--- Reality is that progress is not always that easy ... it takes time and sometimes big jumps and sometimes small jumps... sometimes moving backwards before you can move forward again.

    In regards to the college discussion above and then Jazz / improv... I also start thinking about how much time should be spent on learning any theory that I may not know or be fluent in. With one guy that I worked with for quite some time he was a working professional musician, and his take on that was that I needed to learn all scales, intervals, thirds, chords, diminished, augmented, etc. across all keys signatures on both the trumpet and on the piano and to have the sound in my head and be able to sing it... then to eventually play a song by ear and convert it into every key signature on the fly... sure I did that with a couple of elementary school songs, but way beyond what I probably really need to do or have time to do... I still have a day job!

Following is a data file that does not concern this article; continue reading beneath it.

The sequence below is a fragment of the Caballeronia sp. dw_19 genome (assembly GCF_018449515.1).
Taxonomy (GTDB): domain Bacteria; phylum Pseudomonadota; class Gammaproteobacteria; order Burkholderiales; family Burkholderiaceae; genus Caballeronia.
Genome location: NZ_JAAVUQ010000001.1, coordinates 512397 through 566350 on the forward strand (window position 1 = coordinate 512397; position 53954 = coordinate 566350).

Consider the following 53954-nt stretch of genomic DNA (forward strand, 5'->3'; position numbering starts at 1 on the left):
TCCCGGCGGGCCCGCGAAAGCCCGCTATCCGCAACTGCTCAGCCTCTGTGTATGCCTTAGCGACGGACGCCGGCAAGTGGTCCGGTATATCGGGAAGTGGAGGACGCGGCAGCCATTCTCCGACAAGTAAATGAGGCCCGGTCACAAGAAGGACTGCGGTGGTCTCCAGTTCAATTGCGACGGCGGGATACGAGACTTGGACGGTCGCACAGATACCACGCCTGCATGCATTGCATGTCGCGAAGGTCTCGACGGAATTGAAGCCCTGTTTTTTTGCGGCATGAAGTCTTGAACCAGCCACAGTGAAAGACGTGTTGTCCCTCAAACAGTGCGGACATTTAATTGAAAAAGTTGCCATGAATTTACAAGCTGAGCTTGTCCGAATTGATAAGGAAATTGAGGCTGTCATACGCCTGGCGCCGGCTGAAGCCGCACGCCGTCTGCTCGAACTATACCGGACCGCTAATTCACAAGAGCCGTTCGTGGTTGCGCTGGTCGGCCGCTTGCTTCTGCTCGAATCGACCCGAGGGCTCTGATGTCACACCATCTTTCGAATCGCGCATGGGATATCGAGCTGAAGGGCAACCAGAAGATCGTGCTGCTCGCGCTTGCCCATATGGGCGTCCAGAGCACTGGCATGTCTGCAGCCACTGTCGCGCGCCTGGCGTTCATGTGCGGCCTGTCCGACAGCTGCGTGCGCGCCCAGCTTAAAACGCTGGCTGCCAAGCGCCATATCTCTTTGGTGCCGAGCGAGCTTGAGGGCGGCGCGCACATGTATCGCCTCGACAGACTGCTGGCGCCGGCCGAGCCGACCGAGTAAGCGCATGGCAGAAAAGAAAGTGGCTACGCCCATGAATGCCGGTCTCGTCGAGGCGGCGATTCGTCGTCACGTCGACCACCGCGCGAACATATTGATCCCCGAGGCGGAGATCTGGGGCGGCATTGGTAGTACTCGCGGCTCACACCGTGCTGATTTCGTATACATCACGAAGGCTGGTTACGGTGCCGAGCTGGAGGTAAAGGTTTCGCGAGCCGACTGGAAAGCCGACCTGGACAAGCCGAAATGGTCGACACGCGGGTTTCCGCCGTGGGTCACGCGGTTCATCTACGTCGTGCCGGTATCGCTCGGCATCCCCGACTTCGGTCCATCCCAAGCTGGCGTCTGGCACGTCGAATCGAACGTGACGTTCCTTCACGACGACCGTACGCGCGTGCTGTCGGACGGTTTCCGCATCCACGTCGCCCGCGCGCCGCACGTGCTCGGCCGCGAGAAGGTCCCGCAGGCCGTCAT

My corporate band which I'm lucky to have in today's corporate world has been on break and we only finally start playing again a week from now for Christmas so I was probably missing out on that and feeling a bit of a void.

    New goals / new adventures.. .There is a local mega church 20K members that has a full orchestra that is very 'big' time in their productions and will be starting their Christmas program practices coming up soon. I'm now officially signed up to play with them and will be playing with that group on a minimum of 4-6 hours a week. That is now a huge commitment, but also a great opportunity to get revitalized.

    The other thing with goals.... someone mentioned finding a new piece of music and I have to agree... I have been focusing probably too much on all of the 'technical' drills and skills that I have started to lose focus on music and that is what should be the end goal anyway!